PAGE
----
To tutear or not to tutear…the forms of you in Spanish
Tú and usted, using the forms of you in Spanish:
In our work with professionals learning Spanish for workplace communication, we often encounter the patterns they learned in high school or college Spanish courses taken years before. One of the most common is the tendency to default to the tú form of you in Spanish when speaking to someone. This isn’t always the most appropriate way to address someone in the professional setting.
Do your students have a default “you” form?
Most of our clients had Spanish courses at some point in the past, and learned that usted is reserved for speaking to elders and people in positions of authority, or when showing respect. Having learned this, they generally default to using tú in the classroom – practicing usted only in the context of grammar drills, not everyday speech. This may even be reinforced by a study abroad or immersion experience in which the student uses tú with host families and classmates. One should certainly follow the lead of the locals when in another country, and the tú tendency isn’t incorrect, but it doesn’t account for many situations your students are likely to encounter later in their professional lives.
When and where are your students likely to use Spanish in the future?
For previous generations in the United States, students studied Spanish primarily for traveling in Spanish-speaking countries, or enjoying Spanish art and literature. However, as the Spanish-speaking population in the U.S. continues to grow, the purpose this skill serves has changed drastically. Over the course of their adult lives, your students are far more likely to use Spanish in their jobs in the U.S. than on extended periods of international travel or work. This is an exciting shift for Spanish educators because it reinforces the practical nature of learning Spanish, but means that we need to equip our students to embrace a style of communication (and understand a cultural value) that is appropriate with Latinos of all backgrounds here in the United States.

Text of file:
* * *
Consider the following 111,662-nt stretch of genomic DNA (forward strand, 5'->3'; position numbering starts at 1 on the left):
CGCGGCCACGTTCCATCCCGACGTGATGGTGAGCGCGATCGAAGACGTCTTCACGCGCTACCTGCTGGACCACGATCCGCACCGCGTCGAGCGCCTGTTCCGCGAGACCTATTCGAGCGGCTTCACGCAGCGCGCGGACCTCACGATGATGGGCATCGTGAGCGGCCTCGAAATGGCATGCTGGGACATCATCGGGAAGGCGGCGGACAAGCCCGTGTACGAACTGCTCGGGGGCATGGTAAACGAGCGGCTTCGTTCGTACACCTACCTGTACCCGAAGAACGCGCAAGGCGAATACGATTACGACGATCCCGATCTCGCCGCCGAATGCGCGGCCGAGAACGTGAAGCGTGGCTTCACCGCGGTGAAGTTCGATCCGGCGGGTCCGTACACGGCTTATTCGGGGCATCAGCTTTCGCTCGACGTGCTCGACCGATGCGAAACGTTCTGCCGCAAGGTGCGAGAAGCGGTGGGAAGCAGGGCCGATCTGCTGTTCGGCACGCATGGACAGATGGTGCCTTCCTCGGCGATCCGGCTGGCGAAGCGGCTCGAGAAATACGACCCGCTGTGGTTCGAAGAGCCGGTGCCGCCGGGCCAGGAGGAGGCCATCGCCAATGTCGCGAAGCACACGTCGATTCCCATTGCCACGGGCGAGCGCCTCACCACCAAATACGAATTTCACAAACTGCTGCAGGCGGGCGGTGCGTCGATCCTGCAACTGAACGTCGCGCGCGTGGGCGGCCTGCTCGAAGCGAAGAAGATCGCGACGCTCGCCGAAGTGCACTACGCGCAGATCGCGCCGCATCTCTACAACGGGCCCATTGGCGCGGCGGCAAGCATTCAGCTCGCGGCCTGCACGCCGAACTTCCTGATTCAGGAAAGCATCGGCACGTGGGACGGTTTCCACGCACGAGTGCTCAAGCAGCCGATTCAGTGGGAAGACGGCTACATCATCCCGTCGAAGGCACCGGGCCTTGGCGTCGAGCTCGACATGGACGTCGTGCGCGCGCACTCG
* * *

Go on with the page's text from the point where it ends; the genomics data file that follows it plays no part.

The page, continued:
Are your students prepared to set the tone as professionals?
Unfortunately, because we don’t have an equivalent of usted in English – nor is our culture used to building in respectful deference to another peer in this way – most of our students don’t understand the appropriateness of using usted with people of the same age and/or even younger ages. The truth of the professional world is that usted is appropriate in many more settings than a young person speaking to an elder.
Usted is always an appropriate form of you in Spanish, at least for initial contact with Latino clients, employees, patients, etc. It may be tempting for non-native speakers to skip usted and use tú automatically, but it can have significant negative consequences in the professional setting. While North Americans tend to invoke informality in order to make someone feel at ease, this directly contradicts the respeto and ritual formality that is an important part of Latino relationships.
The safest rule of thumb for our future young professionals is to build formality and respect into their conversations. This one relatively simple classroom tip will certainly help our future managers build loyalty with their team members, our future sales professionals gain the confianza they need to be successful in international business, and our future healthcare professionals establish a positive rapport with their patients.
So what does Common Ground suggest? Consider establishing one day a week where everyone has to use the usted form in class. This seemingly small change in tone may appear insignificant to the native English speaker, but it’s definitely worth the effort to keep the usted form fresh in students’ minds so that they can move freely between the forms of you in Spanish as necessary in the future.